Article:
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The Latest: Oregon approves new taxes for Medicaid costs

January 24, 2018
FILE - In this Jan. 19, 2018, file photo. a sign in support of Oregon's Measure 101 is displayed by a homeowner along a roadside in Lake Oswego, Ore. The taxes before voters in the special election on Tuesday, Jan. 23, 2018, are a short-term fix for health care funding designed to generate between $210 and $320 million in revenue over two years. Oregon aggressively expanded its Medicaid rolls under the Affordable Care Act and now, just 5 percent of its population is uninsured. But state lawmakers have struggled to come with a long-term funding plan. (AP Photo/Gillian Flaccus, File)

PORTLAND, Ore. (AP) — The Latest on an Oregon special election on whether to allow Medicaid taxes on hospitals and health insurers to stem health care costs since (all times local):

8:30 p.m.

Oregon voters have approved taxes on hospitals, health insurers and managed care companies to address rising Medicaid costs.

The single-issue election Tuesday drew national attention because it gave voters -- and not lawmakers -- the final say on how to fund increasing health care costs.

The plan is a short-term fix for health care funding that will generate between $210 million and $320 million in revenue over two years.

Measure 101 creates a 0.7 percent tax on some hospitals and a 1.5 percent tax on the gross health insurance premiums and on managed care organizations.

Oregon aggressively expanded its Medicaid rolls under the Affordable Care Act. Now, just 5 percent of its population is uninsured.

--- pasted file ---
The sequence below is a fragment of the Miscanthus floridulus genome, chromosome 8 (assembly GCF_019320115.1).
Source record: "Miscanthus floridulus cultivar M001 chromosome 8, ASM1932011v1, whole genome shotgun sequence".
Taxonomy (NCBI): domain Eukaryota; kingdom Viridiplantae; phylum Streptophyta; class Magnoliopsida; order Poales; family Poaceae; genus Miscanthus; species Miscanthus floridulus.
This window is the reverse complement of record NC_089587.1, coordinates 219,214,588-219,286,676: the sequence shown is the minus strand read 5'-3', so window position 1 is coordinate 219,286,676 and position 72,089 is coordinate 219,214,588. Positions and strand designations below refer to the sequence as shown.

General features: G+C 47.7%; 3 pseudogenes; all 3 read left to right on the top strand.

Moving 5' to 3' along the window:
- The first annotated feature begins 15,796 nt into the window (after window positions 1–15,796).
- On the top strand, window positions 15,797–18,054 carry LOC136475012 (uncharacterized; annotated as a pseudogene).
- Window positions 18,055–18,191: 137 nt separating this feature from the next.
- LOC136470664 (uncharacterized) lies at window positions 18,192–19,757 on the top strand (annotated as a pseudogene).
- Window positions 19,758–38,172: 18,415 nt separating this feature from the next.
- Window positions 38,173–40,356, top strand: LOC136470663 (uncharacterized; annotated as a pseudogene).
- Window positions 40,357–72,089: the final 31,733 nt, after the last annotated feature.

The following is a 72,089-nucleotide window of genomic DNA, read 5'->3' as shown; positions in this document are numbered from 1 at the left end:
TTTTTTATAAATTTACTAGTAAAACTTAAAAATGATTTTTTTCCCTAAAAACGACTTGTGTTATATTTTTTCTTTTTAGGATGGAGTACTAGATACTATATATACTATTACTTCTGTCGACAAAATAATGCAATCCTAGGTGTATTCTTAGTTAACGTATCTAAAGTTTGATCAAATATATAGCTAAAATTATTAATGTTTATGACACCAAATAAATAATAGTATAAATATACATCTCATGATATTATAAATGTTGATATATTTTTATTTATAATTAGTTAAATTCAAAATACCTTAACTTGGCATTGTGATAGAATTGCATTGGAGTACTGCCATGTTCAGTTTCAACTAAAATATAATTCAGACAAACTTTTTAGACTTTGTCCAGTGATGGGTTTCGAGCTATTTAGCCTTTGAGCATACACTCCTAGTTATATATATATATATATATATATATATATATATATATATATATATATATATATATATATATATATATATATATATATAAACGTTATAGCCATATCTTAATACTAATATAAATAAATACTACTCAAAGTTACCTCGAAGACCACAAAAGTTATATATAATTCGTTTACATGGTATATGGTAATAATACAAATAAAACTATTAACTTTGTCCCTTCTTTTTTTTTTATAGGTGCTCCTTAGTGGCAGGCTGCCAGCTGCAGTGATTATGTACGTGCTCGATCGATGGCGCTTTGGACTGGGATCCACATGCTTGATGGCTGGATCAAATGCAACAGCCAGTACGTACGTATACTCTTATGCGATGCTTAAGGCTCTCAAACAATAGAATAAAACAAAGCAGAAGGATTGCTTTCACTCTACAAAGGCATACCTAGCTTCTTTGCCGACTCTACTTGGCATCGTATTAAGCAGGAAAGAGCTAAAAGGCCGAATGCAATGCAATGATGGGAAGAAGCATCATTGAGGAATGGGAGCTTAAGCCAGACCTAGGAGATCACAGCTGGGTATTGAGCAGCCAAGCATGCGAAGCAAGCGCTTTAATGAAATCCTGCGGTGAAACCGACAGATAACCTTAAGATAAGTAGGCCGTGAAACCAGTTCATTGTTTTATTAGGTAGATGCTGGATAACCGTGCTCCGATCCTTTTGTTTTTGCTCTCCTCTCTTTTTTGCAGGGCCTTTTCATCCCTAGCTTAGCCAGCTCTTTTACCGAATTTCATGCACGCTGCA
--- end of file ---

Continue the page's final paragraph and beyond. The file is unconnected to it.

Lawmakers must still come up with a long-term funding plan for the more than 350,000 people added to Medicaid and an overall increase in health care expenses.

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10:47 a.m.

Oregonians have until 8 p.m. to vote on whether the state will tax hospitals and health insurers to pay rising Medicaid costs.

Oregonians vote-by-mail state so most ballots have already been turned in.

Stragglers have until Tuesday evening to take ballots to designated drop boxes.

Oregon aggressively expanded its Medicaid coverage under the Affordable Care Act but is now hampered by rising health care costs.

The tax would generate between $210 million and $320 million in revenue over the next two years.

Proponents say hundreds of thousands of low-income Oregonians could lose their health care if Measure 101 fails.

Opponents say the taxes are unfair because they exempt unions and large corporations.

If the measure fails, lawmakers must address health care funding in a legislative session that begins next month.

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